Q & A with Sr. Margaret Mertens, teaching life skills to US immigrants
Following Pope John Paul II's call to improve refugees' lives, Sister of Divine Providence Margaret Mertens traveled with a fellow sister from St. Louis to San Benito, Texas, to see how she could help migrants.
"I fell in love with the work here and have been here for 21 years," she told Global Sisters Report.
Mertens, who learned Spanish when she arrived in Texas in 1995, is now the site coordinator at La Posada Providencia, a migrant shelter in San Benito. The 8,000 migrants who have passed through have come from 75 different countries. Some visits can be as quick as a meal and a hot shower, while other visitors may stay up to a year.
GSR: Tell me about your daily work.
Mertens: When I was director [of La Posada Providencia] from 1995 to 2008, we only had one person work here in the office, and in the last three years, we had Sister [of the Holy Spirit] Therese Cunningham as an ESL [English as a second language] teacher. During that time, I did the cooking, taught how to cook, ran the garden, taught them how to run the machines, picked up people — whatever needed to be done.
Now, my main job is as the site coordinator, so I keep an eye open on the buildings, machines, cars, property, making sure that it looks good, how to care for the garden, plant, whatever — kind of whatever needs to be done. I also do a lot of driving, taking people to immigration [court], taking people to doctor clinics when they have appointments.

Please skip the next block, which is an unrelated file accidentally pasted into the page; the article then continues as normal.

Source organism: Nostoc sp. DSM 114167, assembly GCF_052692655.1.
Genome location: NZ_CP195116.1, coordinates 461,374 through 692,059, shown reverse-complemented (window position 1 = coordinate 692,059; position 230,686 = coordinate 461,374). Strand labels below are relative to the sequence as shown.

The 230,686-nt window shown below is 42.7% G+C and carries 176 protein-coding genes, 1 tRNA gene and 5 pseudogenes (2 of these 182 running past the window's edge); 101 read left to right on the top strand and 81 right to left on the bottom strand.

Often, because I've been here so long, most people [involved] in immigration know who I am, so when there's a problem and someone isn't getting what they are supposed to get, I often help, not in confrontation but in discussion with immigration officials, trying to get what the client deserves. . . . Sometimes it's difficult for them because of the language.
What are some misconceptions that refugees have upon arriving to the U.S.?
It varies from period to period. When the Central Americans came, they thought it'd be so easy to come here and get money and send it back to their family. Then they found out how difficult it was because a lot of them didn't have work permits, so they were paid very little.
Now it's the same thing: People come here, and they think they can get everything they need quickly. And the timing of immigration steps is slow, especially now because they have so many people coming in. So we have to constantly tell our people it doesn't happen quickly. There's a process, you have to go through steps, and it takes time. It takes time to even get to the point to apply for a work permit, then another three or four months before you get the work permit. And that's very hard for them to accept.
What about misconceptions that U.S. citizens have?
My family is in Missouri, a conservative state, and the main thing I hear is that [immigrants are] 'taking all of our jobs.' All I can think of is that when they did the raids in the '90s, they raided meatpacking places in Iowa and supposedly took out 300 people who were working without work permits. Then the mayor made the announcement to the town that now there are 300 job opportunities open. From what I had read and heard, no one applied. It's a very hard place to work, cutting meat. So they went either to Wisconsin or Minnesota, where there was a settlement of Somalians, and brought them in to do the work.